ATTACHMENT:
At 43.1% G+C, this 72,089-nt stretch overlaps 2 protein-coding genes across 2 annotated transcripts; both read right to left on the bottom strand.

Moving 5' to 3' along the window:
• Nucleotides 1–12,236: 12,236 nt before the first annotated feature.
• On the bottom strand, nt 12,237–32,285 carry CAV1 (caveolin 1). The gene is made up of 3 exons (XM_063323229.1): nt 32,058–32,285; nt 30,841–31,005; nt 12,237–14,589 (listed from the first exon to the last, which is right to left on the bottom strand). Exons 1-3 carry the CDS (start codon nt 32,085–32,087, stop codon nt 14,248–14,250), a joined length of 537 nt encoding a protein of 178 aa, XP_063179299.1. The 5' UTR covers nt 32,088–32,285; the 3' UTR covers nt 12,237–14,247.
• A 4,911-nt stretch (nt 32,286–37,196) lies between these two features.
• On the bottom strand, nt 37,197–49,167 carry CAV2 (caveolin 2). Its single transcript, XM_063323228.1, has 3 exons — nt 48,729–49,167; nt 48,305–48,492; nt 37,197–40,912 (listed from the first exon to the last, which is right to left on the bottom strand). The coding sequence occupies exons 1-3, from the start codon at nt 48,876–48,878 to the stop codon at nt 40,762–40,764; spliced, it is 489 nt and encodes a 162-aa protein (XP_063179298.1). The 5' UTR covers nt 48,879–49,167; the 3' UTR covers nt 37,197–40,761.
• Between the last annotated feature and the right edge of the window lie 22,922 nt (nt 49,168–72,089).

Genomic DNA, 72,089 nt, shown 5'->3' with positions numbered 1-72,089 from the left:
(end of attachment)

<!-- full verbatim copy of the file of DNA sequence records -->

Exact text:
At 43.1% G+C, this 72,089-nt stretch overlaps 2 protein-coding genes across 2 annotated transcripts; both read right to left on the bottom strand.

Moving 5' to 3' along the window:
• Nucleotides 1–12,236: 12,236 nt before the first annotated feature.
• On the bottom strand, nt 12,237–32,285 carry CAV1 (caveolin 1). The gene is made up of 3 exons (XM_063323229.1): nt 32,058–32,285; nt 30,841–31,005; nt 12,237–14,589 (listed from the first exon to the last, which is right to left on the bottom strand). Exons 1-3 carry the CDS (start codon nt 32,085–32,087, stop codon nt 14,248–14,250), a joined length of 537 nt encoding a protein of 178 aa, XP_063179299.1. The 5' UTR covers nt 32,088–32,285; the 3' UTR covers nt 12,237–14,247.
• A 4,911-nt stretch (nt 32,286–37,196) lies between these two features.
• On the bottom strand, nt 37,197–49,167 carry CAV2 (caveolin 2). Its single transcript, XM_063323228.1, has 3 exons — nt 48,729–49,167; nt 48,305–48,492; nt 37,197–40,912 (listed from the first exon to the last, which is right to left on the bottom strand). The coding sequence occupies exons 1-3, from the start codon at nt 48,876–48,878 to the stop codon at nt 40,762–40,764; spliced, it is 489 nt and encodes a 162-aa protein (XP_063179298.1). The 5' UTR covers nt 48,879–49,167; the 3' UTR covers nt 37,197–40,761.
• Between the last annotated feature and the right edge of the window lie 22,922 nt (nt 49,168–72,089).

Genomic DNA, 72,089 nt, shown 5'->3' with positions numbered 1-72,089 from the left: